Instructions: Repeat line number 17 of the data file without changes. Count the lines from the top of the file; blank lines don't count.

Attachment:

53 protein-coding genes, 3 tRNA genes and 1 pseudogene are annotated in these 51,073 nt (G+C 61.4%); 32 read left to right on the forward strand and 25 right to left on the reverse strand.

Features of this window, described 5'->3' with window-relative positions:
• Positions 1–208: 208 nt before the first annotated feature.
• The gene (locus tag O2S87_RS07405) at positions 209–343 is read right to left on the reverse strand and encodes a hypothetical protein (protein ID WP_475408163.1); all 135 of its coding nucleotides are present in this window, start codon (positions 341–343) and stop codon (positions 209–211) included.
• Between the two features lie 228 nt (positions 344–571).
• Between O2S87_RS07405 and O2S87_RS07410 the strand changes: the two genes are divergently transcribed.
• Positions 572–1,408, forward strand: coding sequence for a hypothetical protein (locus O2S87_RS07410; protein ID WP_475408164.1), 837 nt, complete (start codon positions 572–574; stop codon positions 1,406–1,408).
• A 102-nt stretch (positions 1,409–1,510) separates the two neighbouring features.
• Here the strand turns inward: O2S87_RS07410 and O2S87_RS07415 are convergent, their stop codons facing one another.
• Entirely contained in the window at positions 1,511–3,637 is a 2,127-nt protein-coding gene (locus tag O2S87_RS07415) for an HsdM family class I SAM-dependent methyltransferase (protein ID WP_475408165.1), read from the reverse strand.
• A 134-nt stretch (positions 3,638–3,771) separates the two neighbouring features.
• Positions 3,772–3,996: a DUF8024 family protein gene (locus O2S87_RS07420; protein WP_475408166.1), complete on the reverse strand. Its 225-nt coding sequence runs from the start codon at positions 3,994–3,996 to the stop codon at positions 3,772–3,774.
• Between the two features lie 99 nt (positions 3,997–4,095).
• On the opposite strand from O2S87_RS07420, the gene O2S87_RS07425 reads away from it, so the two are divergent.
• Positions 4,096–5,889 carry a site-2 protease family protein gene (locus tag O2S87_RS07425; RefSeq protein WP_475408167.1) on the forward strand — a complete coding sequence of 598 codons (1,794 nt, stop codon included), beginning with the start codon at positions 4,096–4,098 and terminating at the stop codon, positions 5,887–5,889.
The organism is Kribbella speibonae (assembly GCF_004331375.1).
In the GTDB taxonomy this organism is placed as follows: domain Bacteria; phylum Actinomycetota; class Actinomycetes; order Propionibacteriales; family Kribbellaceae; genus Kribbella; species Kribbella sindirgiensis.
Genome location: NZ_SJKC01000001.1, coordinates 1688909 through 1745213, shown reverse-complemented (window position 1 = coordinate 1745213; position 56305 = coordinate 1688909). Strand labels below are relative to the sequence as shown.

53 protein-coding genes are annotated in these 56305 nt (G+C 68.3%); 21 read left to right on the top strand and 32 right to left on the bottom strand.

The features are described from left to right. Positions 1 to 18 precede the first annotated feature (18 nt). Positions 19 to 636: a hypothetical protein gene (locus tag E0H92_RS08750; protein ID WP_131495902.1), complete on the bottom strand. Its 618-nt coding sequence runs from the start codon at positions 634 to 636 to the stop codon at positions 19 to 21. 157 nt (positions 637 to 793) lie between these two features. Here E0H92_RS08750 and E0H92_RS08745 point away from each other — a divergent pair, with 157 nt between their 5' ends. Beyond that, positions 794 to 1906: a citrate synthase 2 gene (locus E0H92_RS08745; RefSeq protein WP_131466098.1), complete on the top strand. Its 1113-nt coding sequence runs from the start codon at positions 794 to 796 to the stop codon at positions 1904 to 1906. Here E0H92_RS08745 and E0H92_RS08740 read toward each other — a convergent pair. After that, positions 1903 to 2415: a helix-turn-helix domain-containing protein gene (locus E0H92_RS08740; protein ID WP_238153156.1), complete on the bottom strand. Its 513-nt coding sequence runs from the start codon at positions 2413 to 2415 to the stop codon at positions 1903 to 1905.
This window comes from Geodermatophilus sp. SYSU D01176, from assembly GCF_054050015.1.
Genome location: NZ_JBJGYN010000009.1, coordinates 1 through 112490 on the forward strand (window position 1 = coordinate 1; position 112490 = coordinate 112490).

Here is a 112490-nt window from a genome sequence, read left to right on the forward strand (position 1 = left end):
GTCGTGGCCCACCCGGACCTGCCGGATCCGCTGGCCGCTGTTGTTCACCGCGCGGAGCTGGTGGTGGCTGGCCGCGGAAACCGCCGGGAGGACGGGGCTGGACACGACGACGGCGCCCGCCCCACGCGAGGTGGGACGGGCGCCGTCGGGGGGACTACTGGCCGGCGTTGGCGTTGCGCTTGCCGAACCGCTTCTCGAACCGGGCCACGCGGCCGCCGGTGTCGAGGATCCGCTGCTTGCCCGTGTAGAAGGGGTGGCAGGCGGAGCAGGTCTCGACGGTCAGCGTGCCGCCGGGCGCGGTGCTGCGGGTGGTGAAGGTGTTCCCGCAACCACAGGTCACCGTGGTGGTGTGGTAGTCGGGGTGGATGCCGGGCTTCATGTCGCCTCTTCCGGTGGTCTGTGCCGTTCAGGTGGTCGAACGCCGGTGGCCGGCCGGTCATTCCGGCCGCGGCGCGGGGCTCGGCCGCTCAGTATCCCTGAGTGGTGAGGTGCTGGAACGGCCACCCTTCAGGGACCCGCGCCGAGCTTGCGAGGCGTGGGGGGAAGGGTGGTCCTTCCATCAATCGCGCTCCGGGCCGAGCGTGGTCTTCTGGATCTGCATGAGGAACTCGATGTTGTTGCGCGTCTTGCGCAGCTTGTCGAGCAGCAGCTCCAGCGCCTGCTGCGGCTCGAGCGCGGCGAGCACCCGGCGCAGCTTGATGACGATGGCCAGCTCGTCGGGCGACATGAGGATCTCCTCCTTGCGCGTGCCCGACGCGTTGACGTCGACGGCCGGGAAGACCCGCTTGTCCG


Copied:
In the GTDB taxonomy this organism is placed as follows: domain Bacteria; phylum Actinomycetota; class Actinomycetes; order Propionibacteriales; family Kribbellaceae; genus Kribbella; species Kribbella sindirgiensis.